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Wednesday, 26 October 2011

Turkey jails trans activists for 'insulting police'

By Paul Canning

Three transgender activists in Turkey were sentenced to prison yesterday, 25 October for 'resisting the police'.

The three are the founders of the Ankara-based transgender rights organization Pembe Hayat ("Pink Life"). One, Naz Gudumen, was sentenced to 1 year for "insulting the police" and 6 months for "resisting the police".

Kemal Ordek, Secretary General of Pembe Hayat said:

"We are shocked of the court rulings!.. The justice is not justice in Turkey for trans individuals; and especially for trans human rights defenders!"

Human Rights Watch and others have long been campaigning for all charges to be dropped.

Four police officers from the Esat Police Station in Ankara stopped the car in which the activists were riding at about 10:30 p.m. on May 17 2010 and accused them of intending to commit sex work. The women phoned for help, prompting 25 local human rights observers to go to the scene.

The police forced the activists out of the car, beat them with batons, kicked them and sprayed them with tear gas. Witnesses told the human rights organizations that the police screamed at the activists, "faggots, next time we will kill you!"

Police handcuffed the women, forced them to kneel, and beat their heads and legs while one policeman told them their activism would not protect them. All the women, visibly bruised, were forced into a police van and taken to the police station. Police held them in custody until the next morning.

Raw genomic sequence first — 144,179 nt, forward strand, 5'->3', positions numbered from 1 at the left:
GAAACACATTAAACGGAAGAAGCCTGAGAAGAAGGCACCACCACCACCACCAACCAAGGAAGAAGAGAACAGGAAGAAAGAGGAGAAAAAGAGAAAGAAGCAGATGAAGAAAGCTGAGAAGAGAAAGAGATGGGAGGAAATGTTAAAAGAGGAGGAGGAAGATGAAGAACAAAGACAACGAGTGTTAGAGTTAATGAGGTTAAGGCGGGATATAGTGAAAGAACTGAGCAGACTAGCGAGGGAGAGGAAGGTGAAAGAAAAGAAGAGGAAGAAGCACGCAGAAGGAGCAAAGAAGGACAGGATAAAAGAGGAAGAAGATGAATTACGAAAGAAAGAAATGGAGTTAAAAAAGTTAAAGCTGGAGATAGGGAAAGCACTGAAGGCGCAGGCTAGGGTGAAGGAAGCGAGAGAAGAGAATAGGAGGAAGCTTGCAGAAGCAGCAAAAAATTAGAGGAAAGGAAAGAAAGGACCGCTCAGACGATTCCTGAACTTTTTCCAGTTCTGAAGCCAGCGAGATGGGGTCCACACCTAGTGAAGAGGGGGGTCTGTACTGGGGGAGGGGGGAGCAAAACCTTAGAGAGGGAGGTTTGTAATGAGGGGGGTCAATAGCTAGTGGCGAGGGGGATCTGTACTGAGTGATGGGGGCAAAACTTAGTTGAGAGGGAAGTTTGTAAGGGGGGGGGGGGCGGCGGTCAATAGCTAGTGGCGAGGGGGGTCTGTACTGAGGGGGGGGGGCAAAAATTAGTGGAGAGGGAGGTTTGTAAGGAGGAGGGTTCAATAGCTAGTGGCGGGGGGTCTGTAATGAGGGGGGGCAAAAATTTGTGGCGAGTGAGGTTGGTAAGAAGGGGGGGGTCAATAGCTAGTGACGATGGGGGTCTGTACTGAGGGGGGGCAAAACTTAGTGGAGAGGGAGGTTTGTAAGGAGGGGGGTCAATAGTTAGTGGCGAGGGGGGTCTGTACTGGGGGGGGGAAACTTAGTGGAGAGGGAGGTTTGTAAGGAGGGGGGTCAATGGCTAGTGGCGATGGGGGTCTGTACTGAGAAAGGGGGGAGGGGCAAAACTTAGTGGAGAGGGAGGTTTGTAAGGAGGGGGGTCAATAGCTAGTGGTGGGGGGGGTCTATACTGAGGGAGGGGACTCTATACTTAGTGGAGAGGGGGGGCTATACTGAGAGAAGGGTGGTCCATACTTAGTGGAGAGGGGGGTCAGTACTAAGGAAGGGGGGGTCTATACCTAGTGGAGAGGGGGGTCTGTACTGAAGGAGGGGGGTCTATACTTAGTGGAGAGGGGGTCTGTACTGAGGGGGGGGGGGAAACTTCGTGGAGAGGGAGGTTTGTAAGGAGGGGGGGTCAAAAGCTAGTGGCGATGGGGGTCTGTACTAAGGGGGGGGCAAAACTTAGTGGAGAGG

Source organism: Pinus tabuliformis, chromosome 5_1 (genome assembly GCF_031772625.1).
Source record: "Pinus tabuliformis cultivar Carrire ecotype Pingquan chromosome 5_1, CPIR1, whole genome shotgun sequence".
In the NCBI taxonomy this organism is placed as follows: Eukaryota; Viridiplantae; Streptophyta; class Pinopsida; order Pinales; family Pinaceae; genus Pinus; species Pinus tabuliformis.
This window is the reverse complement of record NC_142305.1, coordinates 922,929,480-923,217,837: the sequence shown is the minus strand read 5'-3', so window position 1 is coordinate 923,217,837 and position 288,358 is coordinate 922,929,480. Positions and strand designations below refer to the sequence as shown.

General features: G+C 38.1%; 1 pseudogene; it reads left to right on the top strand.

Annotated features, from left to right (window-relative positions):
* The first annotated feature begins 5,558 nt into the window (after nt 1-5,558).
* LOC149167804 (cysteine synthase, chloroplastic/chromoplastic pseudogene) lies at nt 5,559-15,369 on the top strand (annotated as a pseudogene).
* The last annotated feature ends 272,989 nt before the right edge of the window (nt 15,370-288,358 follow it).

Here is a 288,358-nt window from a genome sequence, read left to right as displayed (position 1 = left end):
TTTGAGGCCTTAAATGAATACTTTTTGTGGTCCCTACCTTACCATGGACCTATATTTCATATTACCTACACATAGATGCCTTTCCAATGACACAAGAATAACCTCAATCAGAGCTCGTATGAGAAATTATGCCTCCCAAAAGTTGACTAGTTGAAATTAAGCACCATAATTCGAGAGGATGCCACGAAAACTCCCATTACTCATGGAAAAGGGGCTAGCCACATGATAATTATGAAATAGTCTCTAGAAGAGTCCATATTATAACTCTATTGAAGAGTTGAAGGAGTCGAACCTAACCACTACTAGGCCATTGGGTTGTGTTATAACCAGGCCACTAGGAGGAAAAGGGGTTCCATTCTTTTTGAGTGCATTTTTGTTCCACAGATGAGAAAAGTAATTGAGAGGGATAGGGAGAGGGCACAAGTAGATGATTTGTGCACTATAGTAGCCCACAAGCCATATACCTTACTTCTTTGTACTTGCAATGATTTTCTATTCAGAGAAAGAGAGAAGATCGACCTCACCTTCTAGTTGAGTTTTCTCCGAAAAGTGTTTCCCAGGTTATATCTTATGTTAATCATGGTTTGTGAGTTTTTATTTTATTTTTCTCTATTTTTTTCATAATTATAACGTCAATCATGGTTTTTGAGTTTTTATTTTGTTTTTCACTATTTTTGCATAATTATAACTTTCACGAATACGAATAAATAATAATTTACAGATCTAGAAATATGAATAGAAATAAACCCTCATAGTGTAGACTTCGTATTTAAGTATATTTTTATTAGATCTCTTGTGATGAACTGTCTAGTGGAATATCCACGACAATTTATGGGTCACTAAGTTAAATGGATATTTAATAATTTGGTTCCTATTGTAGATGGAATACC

Following a familiar pattern in Turkey, the five were speedily charged with resisting the police, before the prosecutor had concluded an investigation into their complaint of ill-treatment.

Lawyers for the three will now appeal the sentences.

Last month a Turkish government Minister held an historic meeting with the organisation.

In June, Amnesty International published ‘Not an illness nor a crime: Lesbian, gay, bisexual and transgender people in Turkey demand equality.‘ It said:

“Transgender women in particular face the greatest barriers to entering employment and are in a great many cases forced to engage in illegal sex work.”

“Nearly every transgender woman that Amnesty International spoke to in early 2011 described being subjected to extreme violence -- including sexual violence -- by police officers in police stations in previous years.”

“The issuing of fines by police officers -- using both the Misdemeanor Law and the Traffic Law -- has become the principal method of harassing transgender women.”

Last week there was another killing of a transgender person in Turkey, this time a 'honour killing'.

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